Herb: Texas Madrone

Latin name: Arbutus texana

Synonyms: Arbutus xalapensis

Family: Ericaceae (Heath Family)

Medicinal use of Texas Madrone:

The bitter principles in the bark and leaves can be used as an astringent.

Description of the plant:


8 m
(26 feet)


Habitat of the herb:

Dry limestone hills. Chaparral and somewhat humid oak forests.

Edible parts of Texas Madrone:

Fruit - raw or cooked. A sweetish taste, the fruit has a dry mealy flesh. It has narcotic properties. The fruit is up to 1cm in diameter.

Other uses of the herb:

Wood - heavy, hard, close grained. Used for small tools, mathematical instruments, rollers etc. It is a good fuel and also produces a fine grade of charcoal.

Propagation of Texas Madrone:

Seed - best surface sown in a cold frame as soon as it is ripe. Stored seed should be soaked for 5 - 6 days in warm water and then surface sown in a shady position in a greenhouse. Do not allow the compost to become dry. 6 weeks cold stratification helps. The seed usually germinates well in 2 - 3 months at 20C. Seedlings are prone to damp off, they are best transplanted to individual pots as soon as they are large enough to handle and should be kept well ventilated. Grow them on in a greenhouse for their first winter and then plant out in late spring after the last expected frosts. Basal cuttings in late winter. Cuttings of mature wood of the current season's growth, November/December in a frame. Poor percentage. Layering of young wood - can take 2 years.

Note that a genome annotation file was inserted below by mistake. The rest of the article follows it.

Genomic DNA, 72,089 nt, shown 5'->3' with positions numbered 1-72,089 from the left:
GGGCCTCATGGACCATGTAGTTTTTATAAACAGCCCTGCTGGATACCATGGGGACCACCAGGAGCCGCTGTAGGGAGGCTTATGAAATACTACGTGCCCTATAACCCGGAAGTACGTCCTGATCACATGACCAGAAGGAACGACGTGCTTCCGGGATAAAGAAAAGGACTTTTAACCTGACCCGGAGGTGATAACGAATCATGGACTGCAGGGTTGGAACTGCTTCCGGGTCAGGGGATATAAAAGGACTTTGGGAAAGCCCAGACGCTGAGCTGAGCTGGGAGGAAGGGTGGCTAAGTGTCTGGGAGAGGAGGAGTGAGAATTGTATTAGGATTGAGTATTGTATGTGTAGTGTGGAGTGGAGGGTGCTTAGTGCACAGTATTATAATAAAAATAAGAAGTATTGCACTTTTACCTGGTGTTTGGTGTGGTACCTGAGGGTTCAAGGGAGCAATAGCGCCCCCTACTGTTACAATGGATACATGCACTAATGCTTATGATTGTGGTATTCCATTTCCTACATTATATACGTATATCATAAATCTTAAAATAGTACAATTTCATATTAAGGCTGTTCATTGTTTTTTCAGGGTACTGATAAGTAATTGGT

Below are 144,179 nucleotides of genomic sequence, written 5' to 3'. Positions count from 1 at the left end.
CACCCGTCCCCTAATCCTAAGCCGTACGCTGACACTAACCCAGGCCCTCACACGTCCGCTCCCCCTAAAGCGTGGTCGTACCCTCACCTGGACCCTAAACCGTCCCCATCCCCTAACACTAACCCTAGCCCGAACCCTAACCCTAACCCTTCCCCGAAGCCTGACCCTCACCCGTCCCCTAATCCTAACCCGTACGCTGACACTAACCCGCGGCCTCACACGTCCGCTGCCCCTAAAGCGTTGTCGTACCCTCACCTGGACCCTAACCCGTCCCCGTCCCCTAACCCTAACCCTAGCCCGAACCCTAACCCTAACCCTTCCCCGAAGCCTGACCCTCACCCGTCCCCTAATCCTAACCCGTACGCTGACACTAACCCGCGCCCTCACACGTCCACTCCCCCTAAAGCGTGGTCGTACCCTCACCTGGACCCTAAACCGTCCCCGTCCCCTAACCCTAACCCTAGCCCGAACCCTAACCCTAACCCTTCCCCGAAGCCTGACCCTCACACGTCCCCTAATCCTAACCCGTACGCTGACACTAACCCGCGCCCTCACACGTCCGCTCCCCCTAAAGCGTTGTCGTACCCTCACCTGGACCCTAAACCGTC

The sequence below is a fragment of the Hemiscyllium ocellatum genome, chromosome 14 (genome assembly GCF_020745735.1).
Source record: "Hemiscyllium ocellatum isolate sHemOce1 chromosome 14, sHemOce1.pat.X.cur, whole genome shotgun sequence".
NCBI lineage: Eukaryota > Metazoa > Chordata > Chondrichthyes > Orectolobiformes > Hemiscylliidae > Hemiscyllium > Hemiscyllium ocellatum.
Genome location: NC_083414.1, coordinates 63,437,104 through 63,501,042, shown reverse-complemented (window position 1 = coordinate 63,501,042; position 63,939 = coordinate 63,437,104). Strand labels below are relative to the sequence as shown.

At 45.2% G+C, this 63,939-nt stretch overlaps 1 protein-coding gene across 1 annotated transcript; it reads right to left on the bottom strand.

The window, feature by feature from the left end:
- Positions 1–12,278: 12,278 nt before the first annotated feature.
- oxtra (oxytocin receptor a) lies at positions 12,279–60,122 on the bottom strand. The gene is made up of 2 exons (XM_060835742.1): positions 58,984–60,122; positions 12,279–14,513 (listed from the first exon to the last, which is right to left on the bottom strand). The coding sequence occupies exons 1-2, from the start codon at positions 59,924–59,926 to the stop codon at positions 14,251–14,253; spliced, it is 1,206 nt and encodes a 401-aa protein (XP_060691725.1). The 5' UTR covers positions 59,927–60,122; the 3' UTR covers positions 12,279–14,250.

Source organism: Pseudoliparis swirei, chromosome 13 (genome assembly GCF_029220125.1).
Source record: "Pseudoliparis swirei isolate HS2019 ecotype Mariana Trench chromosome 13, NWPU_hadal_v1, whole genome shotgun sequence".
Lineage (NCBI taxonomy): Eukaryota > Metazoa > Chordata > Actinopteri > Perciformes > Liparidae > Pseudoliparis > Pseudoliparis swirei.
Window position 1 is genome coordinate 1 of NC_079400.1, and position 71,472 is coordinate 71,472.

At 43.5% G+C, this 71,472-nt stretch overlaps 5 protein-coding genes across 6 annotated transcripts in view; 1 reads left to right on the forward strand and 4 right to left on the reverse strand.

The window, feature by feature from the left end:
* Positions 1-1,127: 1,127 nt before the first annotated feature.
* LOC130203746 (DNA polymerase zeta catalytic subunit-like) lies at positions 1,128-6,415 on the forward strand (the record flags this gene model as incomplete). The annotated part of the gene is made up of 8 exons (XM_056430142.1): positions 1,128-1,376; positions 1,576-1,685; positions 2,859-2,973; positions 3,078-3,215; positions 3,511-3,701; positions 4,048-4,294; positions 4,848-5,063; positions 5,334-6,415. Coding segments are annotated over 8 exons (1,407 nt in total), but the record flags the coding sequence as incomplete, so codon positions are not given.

Cultivation of the herb:

Dry limestone hills. Chaparral and somewhat humid oak forests.

Known hazards of Arbutus texana:

None known

Plant information taken from the Plants For A Future.